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Back in November, during a tweetup, I made a comment linking storytelling and reading. My premise was, and is, that storytelling at an early age rather than the traditional reading lesson, that of learning the ABCs and phonics, will develop stronger and life-long readers as the child develops and matures into an avid reading adult. Soon after my post I received a reply questioning this theory, which is not exactly mine as I “learned” of it through my involvement with Waldorf Education. I will mention that although I strongly believe in the Waldorf pedagogy as a whole, parents and educators must be open to the various core curricula available to teach a child to read. At any rate, the question presented was, “how can we keep storytelling from becoming a crutch for poor readers?” That storytelling can help create readers, and initiate creativity, is good, but how to detect a student relying on the oral lesson to avoid and/or mask a reading difficulty? Great question! I can only offer a qualified response but not a definitive one.

Now I must disclose that I am not a reading professional. My experience comes from my personal reading development and language learning. As I often mention, I came to the US from México as a young girl only knowing the Spanish language and refusing to learn the English language. My reading expertise also encompasses my experience as a parent of five children, ages 3 through 13, at different stages of their reading education, human development, language(s) acquisition, and having been exposed to differing pedagogies, that is, traditional vs. alternative, i.e. public education vs. Waldorf Education. In addition, my professional instruction and career is in foreign language studies, acquisition, and literature. And lastly, and perhaps more significant, I am an avid reader, who was never exposed to early, formal, or traditional reading lessons, in fact was a late reader and a slow reader in both languages. My home environment was not filled with books and I rarely experienced my family reading. However, my childhood memories are filled with storytelling, and if you catch me in person I’ll tell you a story or two.

Returning to the storytelling question and reading, my first thought would be initiate a re-examination of the current standards and expectations by parents and educators regarding children, their natural human development and subsequent reading instruction. Can we honestly and truly expect a 5 year old to enjoy and appreciate the solitary act of quiet reading and for how long, especially when he/she has been overexposed to highly stimulating media and electronic games? We adults are contradicting ourselves in our teaching and blaming the supposed “learning difficulty” on our own children.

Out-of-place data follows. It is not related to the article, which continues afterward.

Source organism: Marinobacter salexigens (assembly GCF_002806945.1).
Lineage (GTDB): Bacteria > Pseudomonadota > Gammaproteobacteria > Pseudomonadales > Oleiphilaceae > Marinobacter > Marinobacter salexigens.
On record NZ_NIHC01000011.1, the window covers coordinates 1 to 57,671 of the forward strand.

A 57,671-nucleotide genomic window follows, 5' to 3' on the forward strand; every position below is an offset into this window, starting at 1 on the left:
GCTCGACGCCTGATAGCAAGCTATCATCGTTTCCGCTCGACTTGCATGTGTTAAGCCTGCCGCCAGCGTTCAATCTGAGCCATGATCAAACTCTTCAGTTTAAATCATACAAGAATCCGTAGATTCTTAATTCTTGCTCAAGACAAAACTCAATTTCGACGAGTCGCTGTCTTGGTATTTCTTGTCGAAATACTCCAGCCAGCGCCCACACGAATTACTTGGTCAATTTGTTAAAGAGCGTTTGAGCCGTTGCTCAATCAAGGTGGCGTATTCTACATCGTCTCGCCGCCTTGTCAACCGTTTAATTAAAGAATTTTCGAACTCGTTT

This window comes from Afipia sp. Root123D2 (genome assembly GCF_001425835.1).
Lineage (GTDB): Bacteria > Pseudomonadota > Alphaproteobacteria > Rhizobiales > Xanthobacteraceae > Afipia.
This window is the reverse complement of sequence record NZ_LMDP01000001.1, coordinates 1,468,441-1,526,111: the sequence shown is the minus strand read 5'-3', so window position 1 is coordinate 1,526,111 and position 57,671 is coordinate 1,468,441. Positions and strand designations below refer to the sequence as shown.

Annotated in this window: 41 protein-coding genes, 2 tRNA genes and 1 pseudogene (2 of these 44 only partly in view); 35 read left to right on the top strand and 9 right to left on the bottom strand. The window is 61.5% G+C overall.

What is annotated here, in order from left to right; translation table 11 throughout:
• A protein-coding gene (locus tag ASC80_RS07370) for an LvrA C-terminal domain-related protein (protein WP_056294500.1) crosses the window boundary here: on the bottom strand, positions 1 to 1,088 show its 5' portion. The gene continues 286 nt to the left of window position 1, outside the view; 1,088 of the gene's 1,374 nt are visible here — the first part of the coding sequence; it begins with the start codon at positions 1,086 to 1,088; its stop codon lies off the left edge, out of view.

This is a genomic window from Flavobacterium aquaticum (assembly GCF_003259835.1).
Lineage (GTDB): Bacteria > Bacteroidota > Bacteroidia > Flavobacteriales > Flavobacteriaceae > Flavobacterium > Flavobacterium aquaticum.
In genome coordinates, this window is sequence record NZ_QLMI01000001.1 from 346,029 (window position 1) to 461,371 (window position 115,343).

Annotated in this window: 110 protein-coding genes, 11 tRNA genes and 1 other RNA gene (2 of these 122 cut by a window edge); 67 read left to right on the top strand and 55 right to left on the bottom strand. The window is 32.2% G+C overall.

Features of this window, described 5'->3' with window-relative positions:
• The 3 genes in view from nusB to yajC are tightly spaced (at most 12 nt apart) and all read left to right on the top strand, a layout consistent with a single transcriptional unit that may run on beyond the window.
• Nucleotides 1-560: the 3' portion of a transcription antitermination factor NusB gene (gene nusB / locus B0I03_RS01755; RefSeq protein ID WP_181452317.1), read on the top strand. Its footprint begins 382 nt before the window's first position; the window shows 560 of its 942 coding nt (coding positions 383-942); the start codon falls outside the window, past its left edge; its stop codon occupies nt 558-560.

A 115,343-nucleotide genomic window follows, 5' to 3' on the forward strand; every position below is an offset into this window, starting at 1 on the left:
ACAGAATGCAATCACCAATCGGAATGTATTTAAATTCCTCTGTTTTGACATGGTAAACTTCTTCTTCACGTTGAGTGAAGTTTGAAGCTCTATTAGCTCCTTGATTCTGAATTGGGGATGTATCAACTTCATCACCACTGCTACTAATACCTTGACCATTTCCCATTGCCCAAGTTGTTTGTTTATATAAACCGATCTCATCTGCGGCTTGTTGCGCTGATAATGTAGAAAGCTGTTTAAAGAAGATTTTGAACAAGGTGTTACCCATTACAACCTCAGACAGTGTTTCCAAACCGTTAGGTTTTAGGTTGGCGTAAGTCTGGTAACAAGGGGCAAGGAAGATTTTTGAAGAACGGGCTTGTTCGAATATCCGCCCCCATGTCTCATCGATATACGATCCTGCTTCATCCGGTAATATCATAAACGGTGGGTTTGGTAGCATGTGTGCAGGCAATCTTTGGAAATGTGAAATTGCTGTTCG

Additionally, I would initiate a re-examination of the current priorities and expectations given to parenting and teaching. With the impractical and unnatural educational standards and expectations, adults have set themselves up for failure, and hence, disillusioned with our teachers. We look forward to becoming proud parents of healthy, adorable, and intelligent children, yet we fail to make an effort to education ourselves on parenting and child development. We prioritize our professional development, if any, ahead of our parental development. Why? It may be an unintentional and unconscious act but a re-examination is long overdue. Also, the teaching profession is one described as “a labor of love” and not a profession one elects for its value and recompense. Why would we value, trust, and expect to recompense all of our teachers, K through 12 and beyond, with competitive salaries, secured benefits, expected professional development, and absolute collaborative support from involved, informed, and educated parents? Well, because they are our children and we should expect that from ourselves as the standards of quality parenting. Yes, it is a lot, and I’ll be the first to admit that it is a demanding role and the toughest job I have ever had, however, well-rewarded by the children and their natural, developmental successes.

Storytelling, a time spent as a parent and teacher, learning the warmth of words, as well as their power. Sparking creative imagination, a curious mind, and astute thinking, storytelling is the foundation to an avid reader, thirsting for new ideas and addicted to words. Try it, pop in an audio book into your old cassette player, slide its CD into your car stereo, download it, or simple read to the whole family. You will be pleasantly surprised at the joy it will bring.

Thank you to @pdguymikeg for your question, as it brought up a great subject for continued discussion. It is a subject that should not have a definitive answer, but one that should ignite creative dialogue that will compel us all to seek further knowledge and experience.

Here I include a list of bilingual youth titles to begin your storytelling experience by reading aloud with your group of students and children.

  • The Ruiz Street Kids | Los muchachos de la Calle Ruiz by Diane Gonzales Bertrand

ISBN 9781558853218

  • Lorenzo series of titles by Lila & Rick Guzmán

ISBNs 9781558854710, 9781558853416, 9781558853928

  • Walking Stars | Estrellas peregrinas by Victor Villaseñor

ISBNs 9781558853942, 9781558854628

  • Trino series of titles by Diane Gonzales Bertrand

ISBNs 9781558853171, 9781558854738, 9781558852686, 9781558854584

  • The Case of the Pen Gone Missing | El caso de la pluma perdida by René Saldaña, Jr.

ISBN 9781558855557

  • Upside Down and Backwards | De cabeza y al revés by Diane Gonzales Bertrand

ISBN 9781558854086

  • Witches, Owls, and Spooks | Brujas, lechuzas y espantos by Alonso M. Perales

ISBN 9781558855120

  • Who’s Buried in the Garden by Ray Villareal

ISBN 9781558855465

  • My Father, the Angel of Death by Ray Villareal

ISBN 9781558854666